- PSAs' derivatives portfolios may be long-dated and unidirectional and are usually subject to investment strategies that prevent PSAs from increasing their cash holdings and limit access to liquidity through banks
- Technical and legal risk management considerations, which introduce significant complexities for CCPs to move away from their current cash margin protocols.
ESMA is very clear that it is a matter of time before PSAs become subject to the clearing obligation, not only because the exemption will expire (and there are no indications that it will be extended) but because it is expected that liquidity will shift to clearing due to clearing obligations, bilateral margining requirements and capital requirements.8 Therefore, the following four options are discussed in detail:
- CCPs accepting non cash collateral for VM settlement
This option assumes that PSAs become direct clearing members and are permitted to post high quality bonds, with an appropriate haircut instead of cash for their VM calls directly to the CCP. But if debt securities were to replace cash, this would result in a number of issues.
The Report9 recognises that one of the main issues with this option is that, as opposed to cash, which has a stable value, the nominal value of bonds will always be subject to market volatility. This would require developing valuation protocols for posted collateral.
The Report concludes that this option would entail significant operational and legal risk resulting from the fact that VM needs to be passed through daily between counterparties on either side of back-to-back trades, which would leave counterparties with a negative mark-to-market VM with a shortfall in meeting their VM obligations to those counterparties that have a positive mark-to-market.10
Since this option generated reservations from many stakeholders, CCPs and regulators, it was eventually discarded.
- Relying on the ancillary services of collateral transformation by clearing members
This option focuses on the collateral transformation services already provided by clearing members to their direct clearing clients. It has the benefit of not requiring PSAs to increase their cash buffer and relies at the same time on the ancillary services of collateral transformation already offered by clearing members.11
However, this option was also rejected on the grounds that if collateral transformation services may be negotiable by clients with their clearing members, such services would expose clearing members to additional risks and costs, including related capital requirements covering collateral and repo market transactions.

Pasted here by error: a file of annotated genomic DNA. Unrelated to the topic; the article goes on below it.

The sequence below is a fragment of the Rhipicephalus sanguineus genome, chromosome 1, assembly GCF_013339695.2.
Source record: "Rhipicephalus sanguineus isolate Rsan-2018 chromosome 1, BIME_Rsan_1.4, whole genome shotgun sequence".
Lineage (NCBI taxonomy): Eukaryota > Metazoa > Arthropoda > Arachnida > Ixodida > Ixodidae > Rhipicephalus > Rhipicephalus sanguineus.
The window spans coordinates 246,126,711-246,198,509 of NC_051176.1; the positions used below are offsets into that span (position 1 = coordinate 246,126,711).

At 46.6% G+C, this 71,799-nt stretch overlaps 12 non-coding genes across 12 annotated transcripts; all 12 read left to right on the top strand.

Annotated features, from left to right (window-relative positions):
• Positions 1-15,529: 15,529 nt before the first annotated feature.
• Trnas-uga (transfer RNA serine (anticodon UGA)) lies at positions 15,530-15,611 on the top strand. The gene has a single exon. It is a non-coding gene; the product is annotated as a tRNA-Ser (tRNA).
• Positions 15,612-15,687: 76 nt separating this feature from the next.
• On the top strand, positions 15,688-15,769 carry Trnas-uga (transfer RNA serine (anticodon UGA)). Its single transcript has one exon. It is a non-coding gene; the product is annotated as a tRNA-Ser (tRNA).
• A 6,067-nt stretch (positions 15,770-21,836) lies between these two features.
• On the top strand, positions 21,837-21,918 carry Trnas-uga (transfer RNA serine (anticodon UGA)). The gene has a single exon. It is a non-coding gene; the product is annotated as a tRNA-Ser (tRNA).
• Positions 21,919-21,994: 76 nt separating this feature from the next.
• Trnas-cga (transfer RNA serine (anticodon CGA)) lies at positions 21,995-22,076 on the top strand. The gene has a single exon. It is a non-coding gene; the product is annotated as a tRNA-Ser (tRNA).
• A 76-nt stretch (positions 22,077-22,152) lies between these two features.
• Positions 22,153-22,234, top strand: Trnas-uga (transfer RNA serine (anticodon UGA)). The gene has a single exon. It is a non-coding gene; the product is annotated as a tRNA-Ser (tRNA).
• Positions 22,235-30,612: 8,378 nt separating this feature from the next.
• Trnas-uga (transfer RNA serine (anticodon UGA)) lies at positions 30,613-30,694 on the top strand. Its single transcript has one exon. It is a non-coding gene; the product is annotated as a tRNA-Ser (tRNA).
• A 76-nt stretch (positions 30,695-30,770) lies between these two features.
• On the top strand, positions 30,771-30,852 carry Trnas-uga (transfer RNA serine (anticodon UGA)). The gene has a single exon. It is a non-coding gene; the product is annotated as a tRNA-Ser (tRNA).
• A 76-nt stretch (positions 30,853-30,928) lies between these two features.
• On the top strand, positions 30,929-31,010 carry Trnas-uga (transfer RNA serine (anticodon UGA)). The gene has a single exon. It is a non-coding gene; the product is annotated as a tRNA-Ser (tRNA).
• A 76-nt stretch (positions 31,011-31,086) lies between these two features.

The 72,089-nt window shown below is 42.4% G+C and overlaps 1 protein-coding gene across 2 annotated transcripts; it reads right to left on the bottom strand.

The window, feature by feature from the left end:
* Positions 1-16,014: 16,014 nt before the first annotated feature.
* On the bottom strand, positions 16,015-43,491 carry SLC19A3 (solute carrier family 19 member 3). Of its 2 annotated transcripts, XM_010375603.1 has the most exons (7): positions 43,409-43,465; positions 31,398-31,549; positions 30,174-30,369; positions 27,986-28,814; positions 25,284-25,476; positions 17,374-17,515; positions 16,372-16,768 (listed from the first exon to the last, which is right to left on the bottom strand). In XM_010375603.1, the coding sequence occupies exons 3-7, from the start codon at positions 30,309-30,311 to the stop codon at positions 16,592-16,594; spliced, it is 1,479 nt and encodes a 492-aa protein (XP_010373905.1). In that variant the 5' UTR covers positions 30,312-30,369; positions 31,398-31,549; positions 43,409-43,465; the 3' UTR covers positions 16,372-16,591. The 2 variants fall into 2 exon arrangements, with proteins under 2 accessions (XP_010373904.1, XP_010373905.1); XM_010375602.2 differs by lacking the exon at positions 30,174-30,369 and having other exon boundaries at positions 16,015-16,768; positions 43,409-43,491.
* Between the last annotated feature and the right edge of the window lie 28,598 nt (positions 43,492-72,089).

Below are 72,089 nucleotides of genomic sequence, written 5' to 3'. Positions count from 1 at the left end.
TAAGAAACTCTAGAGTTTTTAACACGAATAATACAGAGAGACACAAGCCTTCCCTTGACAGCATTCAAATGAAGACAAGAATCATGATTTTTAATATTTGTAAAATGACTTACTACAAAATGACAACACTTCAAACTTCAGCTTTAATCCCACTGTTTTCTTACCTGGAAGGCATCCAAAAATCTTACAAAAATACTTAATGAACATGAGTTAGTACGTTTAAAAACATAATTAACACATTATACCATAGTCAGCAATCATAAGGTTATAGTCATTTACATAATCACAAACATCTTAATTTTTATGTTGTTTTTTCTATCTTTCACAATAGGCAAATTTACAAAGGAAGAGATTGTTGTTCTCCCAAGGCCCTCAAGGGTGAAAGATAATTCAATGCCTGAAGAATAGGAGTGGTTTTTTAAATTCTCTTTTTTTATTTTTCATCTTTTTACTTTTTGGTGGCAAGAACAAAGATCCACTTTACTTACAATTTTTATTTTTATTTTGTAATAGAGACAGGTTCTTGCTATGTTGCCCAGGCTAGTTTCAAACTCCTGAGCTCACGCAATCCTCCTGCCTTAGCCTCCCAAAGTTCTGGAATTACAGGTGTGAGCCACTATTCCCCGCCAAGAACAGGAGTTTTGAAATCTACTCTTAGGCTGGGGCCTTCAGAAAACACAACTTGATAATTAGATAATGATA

Clearing members are thus more reluctant to extend collateral transformation to VM flows, concerned by the impact on their balance sheet or their capital adequacy requirements – non-cash VM is not eligible as risk-reducing in all prudential ratios.12
- The market-based repo solution
This option looks to provide PSAs with reliable sources of liquidity to fund cash margins, enabling PSAs to source cash through providers other than CCPs or their clearing member by turning to the wider market.
While there is market consensus that the repo market is generally in good health and permits collateral transformation and access to liquidity, a significant problem could emerge if the repo market ever becomes unavailable or not deep enough to deal with the PSAs' liquidity needs for their VM, in which case, a PSA may not have the liquidity access as and when needed. This issue could also be aggravated by a CCP triggering defaults of those PSAs unable to provide cash VM, thus increasing potential systemic risk.13
The Report highlighted that the main challenge is to establish the impact of temporary limitations on access to the repo markets, for example, due to stress events so further analysis will be required to understand whether repo markets would be able to absorb PSAs' liquidity demands in both normal and stressed circumstances.14
- Access to alternative emergency liquidity arrangements
This option considers how a PSA subject to the mandatory clearing obligation could access (emergency) liquidity arrangements in order to avoid becoming a source of systemic risk under conditions of market stress.